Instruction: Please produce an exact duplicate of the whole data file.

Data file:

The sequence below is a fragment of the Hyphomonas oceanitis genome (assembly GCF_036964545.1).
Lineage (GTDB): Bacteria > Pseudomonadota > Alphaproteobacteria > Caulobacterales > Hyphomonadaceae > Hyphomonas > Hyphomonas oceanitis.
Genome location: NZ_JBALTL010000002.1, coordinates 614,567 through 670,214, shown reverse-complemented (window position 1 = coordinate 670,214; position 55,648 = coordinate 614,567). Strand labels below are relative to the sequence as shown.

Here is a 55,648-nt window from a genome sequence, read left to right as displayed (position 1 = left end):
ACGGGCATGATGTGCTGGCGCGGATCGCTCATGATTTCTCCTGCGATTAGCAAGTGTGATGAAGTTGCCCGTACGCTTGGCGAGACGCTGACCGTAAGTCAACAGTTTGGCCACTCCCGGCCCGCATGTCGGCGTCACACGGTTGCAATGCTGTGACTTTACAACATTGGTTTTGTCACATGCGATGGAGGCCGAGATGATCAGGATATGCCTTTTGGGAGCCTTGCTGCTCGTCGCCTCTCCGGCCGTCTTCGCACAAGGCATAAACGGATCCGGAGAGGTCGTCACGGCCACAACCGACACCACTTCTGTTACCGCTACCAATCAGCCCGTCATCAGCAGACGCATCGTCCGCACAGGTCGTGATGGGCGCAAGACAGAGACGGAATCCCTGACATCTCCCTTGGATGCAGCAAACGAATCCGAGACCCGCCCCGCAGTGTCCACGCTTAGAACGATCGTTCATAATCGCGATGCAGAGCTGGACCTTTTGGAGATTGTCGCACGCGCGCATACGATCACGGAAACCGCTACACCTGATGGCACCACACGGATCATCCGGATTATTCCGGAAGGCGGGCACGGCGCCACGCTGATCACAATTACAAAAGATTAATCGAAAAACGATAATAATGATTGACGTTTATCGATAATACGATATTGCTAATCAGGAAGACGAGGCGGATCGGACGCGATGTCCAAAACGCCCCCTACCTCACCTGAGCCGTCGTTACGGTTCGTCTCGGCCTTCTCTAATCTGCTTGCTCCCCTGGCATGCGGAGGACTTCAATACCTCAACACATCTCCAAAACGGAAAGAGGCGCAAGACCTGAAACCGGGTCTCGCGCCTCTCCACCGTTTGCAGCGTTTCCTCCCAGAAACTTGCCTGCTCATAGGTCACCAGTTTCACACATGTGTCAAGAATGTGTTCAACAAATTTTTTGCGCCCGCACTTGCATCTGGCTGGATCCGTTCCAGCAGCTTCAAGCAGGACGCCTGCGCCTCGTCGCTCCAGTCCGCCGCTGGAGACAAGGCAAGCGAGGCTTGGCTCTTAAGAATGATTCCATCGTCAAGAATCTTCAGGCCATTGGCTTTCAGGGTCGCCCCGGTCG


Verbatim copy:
The sequence below is a fragment of the Hyphomonas oceanitis genome (assembly GCF_036964545.1).
Lineage (GTDB): Bacteria > Pseudomonadota > Alphaproteobacteria > Caulobacterales > Hyphomonadaceae > Hyphomonas > Hyphomonas oceanitis.
Genome location: NZ_JBALTL010000002.1, coordinates 614,567 through 670,214, shown reverse-complemented (window position 1 = coordinate 670,214; position 55,648 = coordinate 614,567). Strand labels below are relative to the sequence as shown.

Here is a 55,648-nt window from a genome sequence, read left to right as displayed (position 1 = left end):
ACGGGCATGATGTGCTGGCGCGGATCGCTCATGATTTCTCCTGCGATTAGCAAGTGTGATGAAGTTGCCCGTACGCTTGGCGAGACGCTGACCGTAAGTCAACAGTTTGGCCACTCCCGGCCCGCATGTCGGCGTCACACGGTTGCAATGCTGTGACTTTACAACATTGGTTTTGTCACATGCGATGGAGGCCGAGATGATCAGGATATGCCTTTTGGGAGCCTTGCTGCTCGTCGCCTCTCCGGCCGTCTTCGCACAAGGCATAAACGGATCCGGAGAGGTCGTCACGGCCACAACCGACACCACTTCTGTTACCGCTACCAATCAGCCCGTCATCAGCAGACGCATCGTCCGCACAGGTCGTGATGGGCGCAAGACAGAGACGGAATCCCTGACATCTCCCTTGGATGCAGCAAACGAATCCGAGACCCGCCCCGCAGTGTCCACGCTTAGAACGATCGTTCATAATCGCGATGCAGAGCTGGACCTTTTGGAGATTGTCGCACGCGCGCATACGATCACGGAAACCGCTACACCTGATGGCACCACACGGATCATCCGGATTATTCCGGAAGGCGGGCACGGCGCCACGCTGATCACAATTACAAAAGATTAATCGAAAAACGATAATAATGATTGACGTTTATCGATAATACGATATTGCTAATCAGGAAGACGAGGCGGATCGGACGCGATGTCCAAAACGCCCCCTACCTCACCTGAGCCGTCGTTACGGTTCGTCTCGGCCTTCTCTAATCTGCTTGCTCCCCTGGCATGCGGAGGACTTCAATACCTCAACACATCTCCAAAACGGAAAGAGGCGCAAGACCTGAAACCGGGTCTCGCGCCTCTCCACCGTTTGCAGCGTTTCCTCCCAGAAACTTGCCTGCTCATAGGTCACCAGTTTCACACATGTGTCAAGAATGTGTTCAACAAATTTTTTGCGCCCGCACTTGCATCTGGCTGGATCCGTTCCAGCAGCTTCAAGCAGGACGCCTGCGCCTCGTCGCTCCAGTCCGCCGCTGGAGACAAGGCAAGCGAGGCTTGGCTCTTAAGAATGATTCCATCGTCAAGAATCTTCAGGCCATTGGCTTTCAGGGTCGCCCCGGTCG